What strikes me most on repeated viewings of this episode is how hard the movie strives to be serious. I wouldn’t be surprised if Gordon hadn’t in the back of his mind a couple of real-life cases of fatal irradiation, the cases of Louis Slotin and Harry Daghlian. A faint aura of plausibility lingers about the film even in its sillier moments, e.g. in the discussions of how to treat Col. Manning with sulfhydryl (mispronounced “sulfahydryl”) compounds, which in real life have been tested for mitigation of radiation poisoning. Really the movie’s not all that bad and I think, in this case, it helps the episode when the riffing flags.

    Manning’s self-pity gets a bit much to take and so it’s fitting that both Joel and Mike Nelson parody Manning’s whining. Joel hunched over and sulking in a dollhouse is amusing, but not as amusing as Mike, as Manning, grumbling that “I really thought Time Bandits was gonna kick it loose for me.”


  10. frankenforcer says:

    I am biased on this episode and consider it one of my top five all time favorites simply because it was my introduction to the show. To this day I recall it fondly to others, whether they want to hear it or not, how I sat down at my grandmother’s with my brother flipping channels only to come upon this show. Confusion over what the shadow things were turn to sheer delight within seconds.
    I don’t recall much of my childhood. What was I wearing on my first day of school? No clue, various christmases are wiped from my adolescent brain never having ever seen the light of conscious remembrance.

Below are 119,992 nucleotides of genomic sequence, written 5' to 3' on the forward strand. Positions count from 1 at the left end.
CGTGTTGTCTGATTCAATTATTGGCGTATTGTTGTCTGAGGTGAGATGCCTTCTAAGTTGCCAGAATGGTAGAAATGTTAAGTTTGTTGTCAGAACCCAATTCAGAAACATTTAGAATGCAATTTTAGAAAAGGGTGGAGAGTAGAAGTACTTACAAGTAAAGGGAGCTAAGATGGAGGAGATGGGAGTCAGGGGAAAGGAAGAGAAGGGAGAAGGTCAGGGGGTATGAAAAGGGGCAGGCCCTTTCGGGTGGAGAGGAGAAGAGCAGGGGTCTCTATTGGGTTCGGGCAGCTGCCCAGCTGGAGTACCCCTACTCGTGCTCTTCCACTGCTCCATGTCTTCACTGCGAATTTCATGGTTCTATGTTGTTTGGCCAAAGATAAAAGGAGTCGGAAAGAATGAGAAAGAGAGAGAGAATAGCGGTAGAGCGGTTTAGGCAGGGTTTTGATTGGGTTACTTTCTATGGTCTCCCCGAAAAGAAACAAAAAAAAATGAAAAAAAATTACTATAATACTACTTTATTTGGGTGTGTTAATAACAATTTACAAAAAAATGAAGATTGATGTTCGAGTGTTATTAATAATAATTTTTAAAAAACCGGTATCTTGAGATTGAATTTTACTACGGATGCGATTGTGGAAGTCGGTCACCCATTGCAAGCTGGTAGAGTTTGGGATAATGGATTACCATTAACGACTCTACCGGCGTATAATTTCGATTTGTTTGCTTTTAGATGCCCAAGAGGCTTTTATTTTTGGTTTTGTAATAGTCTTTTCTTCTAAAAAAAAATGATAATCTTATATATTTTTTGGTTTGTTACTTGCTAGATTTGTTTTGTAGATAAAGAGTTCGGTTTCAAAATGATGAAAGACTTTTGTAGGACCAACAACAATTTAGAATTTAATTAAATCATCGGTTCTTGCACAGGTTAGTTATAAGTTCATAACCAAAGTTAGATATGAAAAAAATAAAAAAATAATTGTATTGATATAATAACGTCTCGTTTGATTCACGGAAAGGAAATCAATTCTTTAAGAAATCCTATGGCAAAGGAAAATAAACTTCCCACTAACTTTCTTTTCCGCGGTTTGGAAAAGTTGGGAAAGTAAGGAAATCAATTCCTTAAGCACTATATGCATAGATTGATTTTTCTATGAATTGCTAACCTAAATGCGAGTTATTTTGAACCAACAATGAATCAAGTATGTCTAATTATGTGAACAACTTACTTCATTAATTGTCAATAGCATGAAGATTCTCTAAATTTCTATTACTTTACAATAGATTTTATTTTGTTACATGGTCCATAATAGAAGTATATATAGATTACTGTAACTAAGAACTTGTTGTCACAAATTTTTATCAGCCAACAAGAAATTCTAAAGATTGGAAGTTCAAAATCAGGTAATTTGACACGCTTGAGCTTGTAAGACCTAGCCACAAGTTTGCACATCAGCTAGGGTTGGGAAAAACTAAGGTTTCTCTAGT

Various stories told by my parents about situations of a young frankenforcer are taken at face value, simply because I do not remember.

    BUt I remember my first MST experience, I remember the very joke that made me fall in love with this show. It’s when the army guy is in the tent and Tom (appropriately it’s Kevin my favorite who gets the nod) does the Circus theme in that deep Glen voice. Me and my brother laughed our butts off and I was hooked on this show forever.


  11. Brandon says:

    I must have an edited copy, because I’ve never seen any such sequence involving J&TB staring at a door. My copy is from an old tape trade (I know, shame on me) that was taped off Comedy Central. Maybe they edited it for time. Here’s my old review.

    309- The Amazing Colossal Man
    [Info from Satellite News]

    First shown: 8/3/91.
    Opening: Crow and Tom are in their fort.
    Invention exchange: A plant that reviews music, non-permanent tattoos.
    Host segment 1: Nice things to say to Glen’s fiancee.
    Host segment 2: Joel agonizes about being a 50-foot man.
    Host segment 3: The bots wonder what they’d ask Glen, then he visits.
    End: What Glen could’ve done, letters, giving Frank the giant hypo.
    Stinger: Glen laughing ’til it hurts.

    Memorable Riffs:
    Servo: “Russ Bender. He takes a lot of sick days.”

    Crow: “Yeah, it’ll help talking about old Pizza Face.”

    “Your name is the only word he spoke.”
    Servo: ‘Well, that and AUUUUURGGHHHHH!!!”

    (Nurse checks under sheets)
    Servo: “Well, SOMETHING’S bigger than expected.”

    (A house being blown up is shown in a filmstrip)
    Servo: “There was a family of twelve in here. I should have told them to leave.”